IRAN RETURNS TO THE 1998 WORLD CUP GAMES
By: MAHSHID MOHAJER, IPS Sports Correspondent
Iran returns to the World Cup this year ĺ their second appearance after a 20-year absence from the games ĺ with their highest finish having been the first round in 1978. This despite numerous obstacles the Iranian soccer players have faced in recent times, primarily as a result of influences upon the team from the decision-makers within government. The resulting impact upon the Iranian soccer team has reduced their level of play and will undoubtedly take away from the quality of their game.
Throughout its history, never has Iran had such talented, and one could easily say "brilliant", soccer players. While the list of star players is lengthy, forward Ali Daei, and midfielders Karim Bagheri and Khodadad Azizi, tops the list; all play in the German Football League.
Regardless of talent, the changing of three head coaches in a relatively short period of time is not perceived as positive. Many now speculate on the effect of these changes on the teamís performance in the World Cup games. Take Iranís head coach, Valdir Viera of Brazil, as a case in point. Historically, Brazilian soccer has been offense-oriented and known for its forwards. Therein lies Iranís weakness: Defense.
Of the 32 teams to qualify for France, Iran was the last and nearly missed its opportunity to play in the World Cup games. In Iranís second qualifying play-off match with Australia, the team scored twice in the final 15 minutes of play, earning an 11-hour berth in the finals. That near miss resulted in Vieraís replacement by Tomislav Ivic of Croatia in January. Ivic failed to establish a friendly relationship with the Iranian team and never appeared eager to do so. In general, his demeanor towards Iranians was best described as indifferent. When questioned by foreign journalists, he appeared eager and enthusiastic, yet questions from Iranian reporters were often ignored and their questions frequently went unanswered.
The question that many asked is why, at this all-important juncture, would a coach with these characteristics be chosen to lead the Iranian team?
In a friendly match between Hungary and Iran, held in Iran before Iranian spectators, the Iranian team lost 2-0. Never before was the weakness in Iranís defense so clearly exposed. Frustrated Iranian fans, in an open display of disgust against the coaching of Tomislav Ivic and the teamís performance, shouted former coach Vieraís name in mock cheer. Assistant coach Ghassempour, a well-known player of past Iranian teams, resigned in protest.
Ivicís tenure with the Iranian team was short: He was shown the door in May after the Italian club team AS Roma beat the Iranians 7-1. In the end, authorities turned to Jalal Talebi, a well-known past Iranian team player with a good reputation.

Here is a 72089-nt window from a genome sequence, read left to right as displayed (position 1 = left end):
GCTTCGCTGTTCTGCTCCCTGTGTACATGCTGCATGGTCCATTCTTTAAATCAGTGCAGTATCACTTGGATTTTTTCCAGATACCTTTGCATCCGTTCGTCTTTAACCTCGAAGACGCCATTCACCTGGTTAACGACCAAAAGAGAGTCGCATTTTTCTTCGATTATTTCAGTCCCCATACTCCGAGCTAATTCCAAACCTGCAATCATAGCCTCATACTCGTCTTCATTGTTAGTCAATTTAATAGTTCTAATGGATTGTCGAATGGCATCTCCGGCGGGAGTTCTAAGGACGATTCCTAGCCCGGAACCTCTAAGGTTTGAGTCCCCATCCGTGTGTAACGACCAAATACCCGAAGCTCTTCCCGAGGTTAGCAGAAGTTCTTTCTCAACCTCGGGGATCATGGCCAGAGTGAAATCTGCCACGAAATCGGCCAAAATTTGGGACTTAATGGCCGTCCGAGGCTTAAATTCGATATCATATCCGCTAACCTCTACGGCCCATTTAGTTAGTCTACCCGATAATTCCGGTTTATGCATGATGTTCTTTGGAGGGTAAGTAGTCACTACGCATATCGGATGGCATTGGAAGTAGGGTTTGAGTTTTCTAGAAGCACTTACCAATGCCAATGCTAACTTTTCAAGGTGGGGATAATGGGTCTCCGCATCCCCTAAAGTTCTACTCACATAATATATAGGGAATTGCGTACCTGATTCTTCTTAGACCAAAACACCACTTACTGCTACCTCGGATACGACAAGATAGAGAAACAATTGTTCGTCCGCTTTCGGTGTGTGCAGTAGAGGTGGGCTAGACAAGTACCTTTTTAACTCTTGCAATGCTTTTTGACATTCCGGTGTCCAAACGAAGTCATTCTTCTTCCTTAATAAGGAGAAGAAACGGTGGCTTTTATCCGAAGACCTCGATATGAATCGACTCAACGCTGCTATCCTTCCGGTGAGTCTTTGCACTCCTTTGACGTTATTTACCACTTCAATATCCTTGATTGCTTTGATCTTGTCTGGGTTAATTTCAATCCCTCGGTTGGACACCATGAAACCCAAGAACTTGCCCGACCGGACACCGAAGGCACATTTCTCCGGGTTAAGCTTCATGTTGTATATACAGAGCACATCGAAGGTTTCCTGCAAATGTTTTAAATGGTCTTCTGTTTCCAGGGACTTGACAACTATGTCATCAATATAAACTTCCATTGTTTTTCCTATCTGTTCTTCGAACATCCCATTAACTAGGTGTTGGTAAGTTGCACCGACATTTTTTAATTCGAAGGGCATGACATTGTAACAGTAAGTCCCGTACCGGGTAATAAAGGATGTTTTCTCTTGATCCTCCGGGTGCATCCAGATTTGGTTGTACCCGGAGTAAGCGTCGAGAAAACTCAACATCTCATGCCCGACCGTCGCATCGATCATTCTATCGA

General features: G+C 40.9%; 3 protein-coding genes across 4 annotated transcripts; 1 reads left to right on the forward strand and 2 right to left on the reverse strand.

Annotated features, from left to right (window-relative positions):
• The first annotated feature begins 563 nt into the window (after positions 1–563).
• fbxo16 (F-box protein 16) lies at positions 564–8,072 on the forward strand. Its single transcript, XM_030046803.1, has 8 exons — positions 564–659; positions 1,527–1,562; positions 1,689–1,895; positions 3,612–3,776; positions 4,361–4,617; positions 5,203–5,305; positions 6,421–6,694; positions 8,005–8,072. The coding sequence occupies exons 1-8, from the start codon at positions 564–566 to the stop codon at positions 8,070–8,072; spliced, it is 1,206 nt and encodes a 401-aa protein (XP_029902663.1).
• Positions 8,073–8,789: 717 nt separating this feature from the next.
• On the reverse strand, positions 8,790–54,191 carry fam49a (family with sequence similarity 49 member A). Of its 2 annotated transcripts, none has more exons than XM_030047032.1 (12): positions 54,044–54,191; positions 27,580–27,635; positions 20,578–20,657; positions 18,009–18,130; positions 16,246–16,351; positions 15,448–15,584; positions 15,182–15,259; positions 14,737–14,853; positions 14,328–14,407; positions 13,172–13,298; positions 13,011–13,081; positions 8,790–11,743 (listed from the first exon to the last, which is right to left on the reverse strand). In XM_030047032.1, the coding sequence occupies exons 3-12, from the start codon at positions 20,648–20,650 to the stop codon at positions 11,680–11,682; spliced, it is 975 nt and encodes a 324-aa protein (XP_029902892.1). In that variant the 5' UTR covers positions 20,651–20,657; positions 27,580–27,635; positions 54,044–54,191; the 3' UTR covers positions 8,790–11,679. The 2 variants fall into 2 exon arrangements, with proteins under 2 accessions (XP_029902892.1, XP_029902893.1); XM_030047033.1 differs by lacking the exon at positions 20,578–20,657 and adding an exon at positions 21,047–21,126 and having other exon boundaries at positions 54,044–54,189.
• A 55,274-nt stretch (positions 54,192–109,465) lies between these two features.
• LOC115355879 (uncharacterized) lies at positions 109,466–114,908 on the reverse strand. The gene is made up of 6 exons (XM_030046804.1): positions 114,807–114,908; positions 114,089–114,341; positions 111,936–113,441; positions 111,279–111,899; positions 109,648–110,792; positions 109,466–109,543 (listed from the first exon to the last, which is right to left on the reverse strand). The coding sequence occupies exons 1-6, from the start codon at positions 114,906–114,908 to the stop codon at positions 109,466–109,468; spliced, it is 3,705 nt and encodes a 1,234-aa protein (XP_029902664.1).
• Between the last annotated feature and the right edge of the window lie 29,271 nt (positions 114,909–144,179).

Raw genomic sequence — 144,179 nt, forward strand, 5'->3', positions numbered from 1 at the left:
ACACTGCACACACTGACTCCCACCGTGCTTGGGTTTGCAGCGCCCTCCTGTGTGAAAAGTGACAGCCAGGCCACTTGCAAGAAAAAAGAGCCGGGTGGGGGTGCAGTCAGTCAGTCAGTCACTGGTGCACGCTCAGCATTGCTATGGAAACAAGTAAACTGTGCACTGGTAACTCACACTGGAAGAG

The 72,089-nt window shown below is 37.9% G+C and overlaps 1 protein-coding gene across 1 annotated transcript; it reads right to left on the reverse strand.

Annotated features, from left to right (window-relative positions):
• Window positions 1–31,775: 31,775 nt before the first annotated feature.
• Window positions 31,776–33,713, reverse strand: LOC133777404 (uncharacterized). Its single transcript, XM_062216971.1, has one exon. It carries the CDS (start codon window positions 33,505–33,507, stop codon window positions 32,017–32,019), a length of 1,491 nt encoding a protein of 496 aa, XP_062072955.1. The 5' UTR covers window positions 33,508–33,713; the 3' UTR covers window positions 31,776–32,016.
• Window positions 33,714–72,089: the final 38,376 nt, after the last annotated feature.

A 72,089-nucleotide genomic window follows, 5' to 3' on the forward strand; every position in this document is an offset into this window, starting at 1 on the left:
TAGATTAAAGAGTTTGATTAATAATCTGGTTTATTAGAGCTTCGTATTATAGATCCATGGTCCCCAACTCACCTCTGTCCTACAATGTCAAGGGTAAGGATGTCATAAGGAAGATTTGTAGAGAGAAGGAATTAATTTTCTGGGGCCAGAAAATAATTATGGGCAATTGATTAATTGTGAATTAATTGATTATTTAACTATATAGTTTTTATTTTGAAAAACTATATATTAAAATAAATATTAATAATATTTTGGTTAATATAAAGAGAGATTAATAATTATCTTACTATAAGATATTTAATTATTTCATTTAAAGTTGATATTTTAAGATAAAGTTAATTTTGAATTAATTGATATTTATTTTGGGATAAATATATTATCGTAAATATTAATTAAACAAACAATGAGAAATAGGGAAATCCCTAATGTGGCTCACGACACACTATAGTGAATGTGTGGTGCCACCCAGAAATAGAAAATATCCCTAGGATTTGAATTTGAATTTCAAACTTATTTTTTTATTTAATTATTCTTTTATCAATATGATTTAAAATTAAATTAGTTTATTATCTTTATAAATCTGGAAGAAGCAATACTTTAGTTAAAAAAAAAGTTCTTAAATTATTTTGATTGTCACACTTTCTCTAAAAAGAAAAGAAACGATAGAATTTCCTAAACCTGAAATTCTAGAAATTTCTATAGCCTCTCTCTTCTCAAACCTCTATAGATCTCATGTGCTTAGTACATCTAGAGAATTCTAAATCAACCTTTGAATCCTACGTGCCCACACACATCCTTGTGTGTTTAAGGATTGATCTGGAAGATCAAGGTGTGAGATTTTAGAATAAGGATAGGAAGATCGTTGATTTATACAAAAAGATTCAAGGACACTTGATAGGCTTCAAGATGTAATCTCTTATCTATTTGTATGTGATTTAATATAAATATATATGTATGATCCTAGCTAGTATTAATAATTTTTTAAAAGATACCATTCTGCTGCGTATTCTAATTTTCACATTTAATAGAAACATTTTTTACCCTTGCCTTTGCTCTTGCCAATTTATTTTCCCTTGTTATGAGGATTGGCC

All of these changes have taken their toll on the Iranian team. Notably, few realistically expected Iran to defeat the European and South American football superpowers in the World Cup ĺ no Asian team currently could do so, for that matter. However, with a little attention, care and intelligent decision-making, Iran could have been a stronger, more organized team. Such moves would have maximized the effectiveness of Iranís key players: Those who play in the German league. One thing is certain: All of these head coach changes did not work in Iranís favor.
Anticipation continues to build for what many perceive as the most exciting match-up of the World Cup: The United States versus Iran. Investment in the American team continues unabated by the U.S. in an effort to better the team. Not only is this game of significant importance to both teams in terms of advancement to the second round, it is more than a sporting event. The political undertones are lively; it is an event the whole world is eagerly awaiting. The American coach, Steve Sampson, rightly called it "the mother of all football games" in one of his most recent interviews. Even though this is a relatively new sport in the United States, its popularity is on the upswing. Never have U.S. football teams been as strong as the current team.
The Iranian regime has tight control over Iranian football players. Orders issued from the Iranian government to the hotel lodging the Iranian team stipulate that there would be no contact between female hotel employees and the Iranian team; all females hotel employees would be laid off and a prohibition of alcoholic beverages would be in effect during the teamís residence.
The absurdity of the request was enhanced by the fact that the French accommodated it. In Iran, the authorities failed to stop female soccer fans from entering the stadium to welcome the Iranian team upon their return from Australia, despite numerous warnings banning women from the stadium. Iranian women literally knocked down the gates to the Azadi Stadium and rushed in to join their male compatriots to cheer and welcome the Iranian team back to their homeland. Astonished and clearly overwhelmed Iranian authorities could only stand back and watch. Undoubtedly, these and other restrictions placed upon the Iranian players have had an impact on the psyche and the motivation of the team.